• LOCATION 2 | A Stroll Through Carouge: Geneva's Little Italy

    The town hall

    The town hall on Geneva audio tour A Stroll Through Carouge: Geneva's Little Italy

    Stop here in front of the town hall.

    In the entrance hall, you can see two big, sculpted rocks. At opening hours, you can go inside to watch them closer and listen to the story while standing or even sitting there. And if it is closed, you can do so by looking through the glass door. There's also a photo of them now on your screen.

    Carouge started some 2300 years ago when the Celtic confederation called the Allobrogian built Geneva. Their capital was south of Lyon and to go there, they needed to cross the river Arve. The best place for this was here and they also made a crossroad on this side to leave in various other directions.

    When the Romans came in 122 B. C., they subjugated these Celts and found that this crossroad was strategically important. So, they made a big army camp protected by posts and a ditch, and they called the place a “crossroad”. In Latin, that is “quadruvium”. This is the origin of the name of our city, “quadruvium” evolved to “Carouge”.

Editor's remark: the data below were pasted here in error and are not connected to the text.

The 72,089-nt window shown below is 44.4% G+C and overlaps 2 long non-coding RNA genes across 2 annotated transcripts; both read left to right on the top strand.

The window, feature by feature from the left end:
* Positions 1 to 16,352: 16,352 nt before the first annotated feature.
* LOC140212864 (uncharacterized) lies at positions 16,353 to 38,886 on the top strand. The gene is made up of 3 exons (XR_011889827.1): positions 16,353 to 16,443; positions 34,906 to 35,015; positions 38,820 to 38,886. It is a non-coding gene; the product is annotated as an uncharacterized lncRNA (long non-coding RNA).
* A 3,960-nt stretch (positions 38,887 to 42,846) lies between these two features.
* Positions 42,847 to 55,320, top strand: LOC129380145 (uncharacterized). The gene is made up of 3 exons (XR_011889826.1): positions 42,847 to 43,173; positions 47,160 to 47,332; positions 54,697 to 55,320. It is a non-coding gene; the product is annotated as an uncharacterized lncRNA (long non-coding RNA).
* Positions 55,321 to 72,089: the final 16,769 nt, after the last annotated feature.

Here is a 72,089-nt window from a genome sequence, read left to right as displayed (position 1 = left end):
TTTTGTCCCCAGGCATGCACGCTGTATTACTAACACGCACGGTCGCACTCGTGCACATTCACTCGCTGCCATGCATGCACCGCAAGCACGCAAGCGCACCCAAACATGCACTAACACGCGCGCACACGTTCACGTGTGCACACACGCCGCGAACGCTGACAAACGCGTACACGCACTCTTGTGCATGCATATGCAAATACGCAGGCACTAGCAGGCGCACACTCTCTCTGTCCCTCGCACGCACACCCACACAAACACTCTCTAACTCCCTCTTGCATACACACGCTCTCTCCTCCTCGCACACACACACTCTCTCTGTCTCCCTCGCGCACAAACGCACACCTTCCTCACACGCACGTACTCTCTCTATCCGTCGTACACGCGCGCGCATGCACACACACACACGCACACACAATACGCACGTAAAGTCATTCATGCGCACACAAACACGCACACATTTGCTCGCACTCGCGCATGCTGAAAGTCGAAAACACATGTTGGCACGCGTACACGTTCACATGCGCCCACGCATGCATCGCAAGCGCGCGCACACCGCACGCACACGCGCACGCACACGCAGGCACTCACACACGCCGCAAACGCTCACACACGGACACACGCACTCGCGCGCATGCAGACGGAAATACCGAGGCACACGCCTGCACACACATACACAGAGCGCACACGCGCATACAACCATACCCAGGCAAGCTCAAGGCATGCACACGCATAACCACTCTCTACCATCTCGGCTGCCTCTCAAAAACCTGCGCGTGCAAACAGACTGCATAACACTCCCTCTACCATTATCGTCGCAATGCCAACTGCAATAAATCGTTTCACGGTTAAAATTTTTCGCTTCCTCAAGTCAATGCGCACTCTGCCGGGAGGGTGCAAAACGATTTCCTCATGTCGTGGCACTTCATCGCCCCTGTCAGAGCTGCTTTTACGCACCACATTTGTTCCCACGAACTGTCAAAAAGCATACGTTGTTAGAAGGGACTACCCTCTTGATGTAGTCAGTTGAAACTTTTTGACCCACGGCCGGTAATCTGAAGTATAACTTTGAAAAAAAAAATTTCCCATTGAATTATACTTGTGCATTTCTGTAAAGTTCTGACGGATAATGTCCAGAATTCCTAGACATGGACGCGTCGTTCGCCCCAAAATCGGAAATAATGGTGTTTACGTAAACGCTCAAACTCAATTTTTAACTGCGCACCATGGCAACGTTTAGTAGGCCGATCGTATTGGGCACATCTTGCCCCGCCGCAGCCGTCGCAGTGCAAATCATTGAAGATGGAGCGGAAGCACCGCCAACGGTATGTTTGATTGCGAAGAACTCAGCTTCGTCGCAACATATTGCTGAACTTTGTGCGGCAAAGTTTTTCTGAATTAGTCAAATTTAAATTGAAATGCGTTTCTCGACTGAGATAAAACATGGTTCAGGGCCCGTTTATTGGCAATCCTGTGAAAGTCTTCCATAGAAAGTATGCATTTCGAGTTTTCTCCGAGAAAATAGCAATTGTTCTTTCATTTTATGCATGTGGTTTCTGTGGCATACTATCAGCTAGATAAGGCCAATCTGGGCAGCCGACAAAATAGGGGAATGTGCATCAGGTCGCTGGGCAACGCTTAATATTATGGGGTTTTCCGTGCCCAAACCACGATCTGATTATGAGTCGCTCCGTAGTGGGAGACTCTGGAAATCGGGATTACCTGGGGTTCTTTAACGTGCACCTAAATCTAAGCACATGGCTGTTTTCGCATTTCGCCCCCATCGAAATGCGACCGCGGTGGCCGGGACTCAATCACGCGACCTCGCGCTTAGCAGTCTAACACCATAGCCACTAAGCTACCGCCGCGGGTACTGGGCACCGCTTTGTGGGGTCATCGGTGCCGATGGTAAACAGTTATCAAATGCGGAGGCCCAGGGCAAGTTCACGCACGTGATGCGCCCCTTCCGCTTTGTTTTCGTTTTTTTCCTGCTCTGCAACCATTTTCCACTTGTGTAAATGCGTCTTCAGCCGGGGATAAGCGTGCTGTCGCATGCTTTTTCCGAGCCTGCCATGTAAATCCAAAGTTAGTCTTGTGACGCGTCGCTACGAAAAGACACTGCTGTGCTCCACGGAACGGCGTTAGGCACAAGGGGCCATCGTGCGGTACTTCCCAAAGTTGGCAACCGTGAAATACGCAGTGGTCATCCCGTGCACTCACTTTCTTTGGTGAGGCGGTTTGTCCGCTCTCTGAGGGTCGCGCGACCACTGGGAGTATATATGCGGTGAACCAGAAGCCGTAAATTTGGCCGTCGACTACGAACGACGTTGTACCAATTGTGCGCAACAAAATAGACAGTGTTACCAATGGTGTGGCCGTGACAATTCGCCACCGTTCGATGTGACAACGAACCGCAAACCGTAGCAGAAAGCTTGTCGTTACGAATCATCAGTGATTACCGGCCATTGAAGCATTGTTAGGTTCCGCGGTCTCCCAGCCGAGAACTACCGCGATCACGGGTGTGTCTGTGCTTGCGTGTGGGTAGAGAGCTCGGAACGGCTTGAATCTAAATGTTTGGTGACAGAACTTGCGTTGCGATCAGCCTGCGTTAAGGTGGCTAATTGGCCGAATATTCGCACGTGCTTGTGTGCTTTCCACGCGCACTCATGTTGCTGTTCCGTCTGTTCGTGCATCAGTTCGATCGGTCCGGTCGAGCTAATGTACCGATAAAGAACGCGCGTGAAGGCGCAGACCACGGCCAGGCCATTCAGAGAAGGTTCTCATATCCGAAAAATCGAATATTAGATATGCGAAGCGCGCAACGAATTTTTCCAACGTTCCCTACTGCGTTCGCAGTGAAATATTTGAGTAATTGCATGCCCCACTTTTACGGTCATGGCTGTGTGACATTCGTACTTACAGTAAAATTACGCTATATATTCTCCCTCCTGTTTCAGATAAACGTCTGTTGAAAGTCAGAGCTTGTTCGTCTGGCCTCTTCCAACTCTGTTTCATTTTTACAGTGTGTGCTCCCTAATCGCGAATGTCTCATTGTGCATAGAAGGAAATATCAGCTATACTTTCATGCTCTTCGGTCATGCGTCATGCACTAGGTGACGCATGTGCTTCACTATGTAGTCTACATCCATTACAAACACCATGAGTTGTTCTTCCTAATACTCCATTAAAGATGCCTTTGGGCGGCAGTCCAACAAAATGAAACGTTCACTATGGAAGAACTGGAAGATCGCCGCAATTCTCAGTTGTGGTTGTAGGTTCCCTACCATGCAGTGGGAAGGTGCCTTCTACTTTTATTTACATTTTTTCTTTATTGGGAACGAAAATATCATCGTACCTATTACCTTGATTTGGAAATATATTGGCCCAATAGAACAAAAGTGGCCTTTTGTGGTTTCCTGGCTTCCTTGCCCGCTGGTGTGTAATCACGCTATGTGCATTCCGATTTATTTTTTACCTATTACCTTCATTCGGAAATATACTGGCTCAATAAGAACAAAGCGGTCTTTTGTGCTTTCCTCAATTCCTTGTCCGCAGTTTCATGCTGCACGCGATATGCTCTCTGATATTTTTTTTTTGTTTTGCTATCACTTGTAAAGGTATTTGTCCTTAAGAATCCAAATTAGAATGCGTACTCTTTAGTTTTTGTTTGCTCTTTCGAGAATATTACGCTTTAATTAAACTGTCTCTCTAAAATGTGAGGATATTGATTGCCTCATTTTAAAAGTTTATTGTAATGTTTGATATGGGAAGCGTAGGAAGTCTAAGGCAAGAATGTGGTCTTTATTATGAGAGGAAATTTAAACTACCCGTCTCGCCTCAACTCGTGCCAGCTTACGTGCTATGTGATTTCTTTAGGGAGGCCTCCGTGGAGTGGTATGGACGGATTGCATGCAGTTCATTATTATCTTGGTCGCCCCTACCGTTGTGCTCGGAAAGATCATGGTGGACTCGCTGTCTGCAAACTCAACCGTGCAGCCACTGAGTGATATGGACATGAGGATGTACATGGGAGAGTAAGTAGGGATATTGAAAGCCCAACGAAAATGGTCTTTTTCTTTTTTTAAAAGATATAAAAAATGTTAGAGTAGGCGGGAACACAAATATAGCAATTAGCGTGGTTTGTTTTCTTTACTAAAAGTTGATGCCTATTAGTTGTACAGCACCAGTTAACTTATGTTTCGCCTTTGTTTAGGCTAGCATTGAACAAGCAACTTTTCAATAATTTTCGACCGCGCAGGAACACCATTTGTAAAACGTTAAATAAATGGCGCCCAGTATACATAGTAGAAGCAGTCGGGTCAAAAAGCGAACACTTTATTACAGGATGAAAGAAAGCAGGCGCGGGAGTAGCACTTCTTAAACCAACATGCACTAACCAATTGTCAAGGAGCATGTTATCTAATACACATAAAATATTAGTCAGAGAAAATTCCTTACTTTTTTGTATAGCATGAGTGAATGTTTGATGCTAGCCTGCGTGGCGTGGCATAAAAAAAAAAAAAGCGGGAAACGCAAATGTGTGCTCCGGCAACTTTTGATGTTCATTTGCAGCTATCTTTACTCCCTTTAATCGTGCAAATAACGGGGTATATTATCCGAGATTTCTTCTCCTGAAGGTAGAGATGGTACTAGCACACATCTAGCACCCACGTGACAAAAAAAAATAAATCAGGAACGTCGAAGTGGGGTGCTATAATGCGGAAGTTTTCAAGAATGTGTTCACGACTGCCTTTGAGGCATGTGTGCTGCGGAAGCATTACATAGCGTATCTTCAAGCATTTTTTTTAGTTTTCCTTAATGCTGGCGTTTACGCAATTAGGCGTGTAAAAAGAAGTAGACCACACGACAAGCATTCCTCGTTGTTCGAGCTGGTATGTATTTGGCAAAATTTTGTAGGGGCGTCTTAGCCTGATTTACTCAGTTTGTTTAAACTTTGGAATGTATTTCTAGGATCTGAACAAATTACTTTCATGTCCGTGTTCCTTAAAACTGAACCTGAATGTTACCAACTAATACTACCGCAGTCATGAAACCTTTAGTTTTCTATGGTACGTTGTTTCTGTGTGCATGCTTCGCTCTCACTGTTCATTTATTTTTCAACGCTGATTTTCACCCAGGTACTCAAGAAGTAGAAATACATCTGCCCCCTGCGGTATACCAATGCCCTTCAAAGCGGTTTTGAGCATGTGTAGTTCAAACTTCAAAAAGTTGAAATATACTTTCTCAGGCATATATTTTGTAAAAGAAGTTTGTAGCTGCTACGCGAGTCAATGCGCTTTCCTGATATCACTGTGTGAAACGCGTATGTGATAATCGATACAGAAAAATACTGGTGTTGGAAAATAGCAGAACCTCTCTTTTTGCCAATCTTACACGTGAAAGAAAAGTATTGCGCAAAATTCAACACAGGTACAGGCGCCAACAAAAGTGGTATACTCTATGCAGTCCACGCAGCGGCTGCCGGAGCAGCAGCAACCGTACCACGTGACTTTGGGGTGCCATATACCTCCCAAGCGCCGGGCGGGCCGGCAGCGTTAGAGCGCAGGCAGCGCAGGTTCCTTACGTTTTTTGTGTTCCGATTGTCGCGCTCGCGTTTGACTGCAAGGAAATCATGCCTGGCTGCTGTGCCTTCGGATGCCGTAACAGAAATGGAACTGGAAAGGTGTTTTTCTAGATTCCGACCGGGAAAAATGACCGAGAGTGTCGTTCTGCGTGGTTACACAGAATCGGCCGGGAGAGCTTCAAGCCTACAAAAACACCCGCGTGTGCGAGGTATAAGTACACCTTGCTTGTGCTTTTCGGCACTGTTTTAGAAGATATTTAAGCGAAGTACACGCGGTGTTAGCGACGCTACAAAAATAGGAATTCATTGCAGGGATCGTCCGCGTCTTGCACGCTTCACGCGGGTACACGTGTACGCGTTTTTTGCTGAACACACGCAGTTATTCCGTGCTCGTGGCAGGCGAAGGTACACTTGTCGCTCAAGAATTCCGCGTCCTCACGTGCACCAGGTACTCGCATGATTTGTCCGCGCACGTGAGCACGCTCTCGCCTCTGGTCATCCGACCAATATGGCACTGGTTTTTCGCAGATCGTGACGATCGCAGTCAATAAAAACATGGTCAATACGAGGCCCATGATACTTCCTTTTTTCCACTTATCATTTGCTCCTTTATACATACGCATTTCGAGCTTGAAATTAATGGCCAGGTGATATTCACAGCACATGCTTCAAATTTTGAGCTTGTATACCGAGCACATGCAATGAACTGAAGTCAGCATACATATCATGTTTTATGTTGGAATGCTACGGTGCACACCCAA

The two stones you see here are parts of funeral monuments of two men who have been buried here in the first century A.D. To the right is the one of a Roman centurion. A centurion is the commander of a hundred soldiers. The other was for a Roman landowner. He had freed his slaves and when he died, his former slaves witnessed their gratitude by erecting a funeral monument of which we, unfortunately, have only this stone.

    Let's keep moving.

    Facing the town hall, turn left and walk further, following the side of the church as far as the restaurant at the corner, opposite a big open space where many times festivals take place.

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A Stroll Through Carouge: Geneva's Little Italy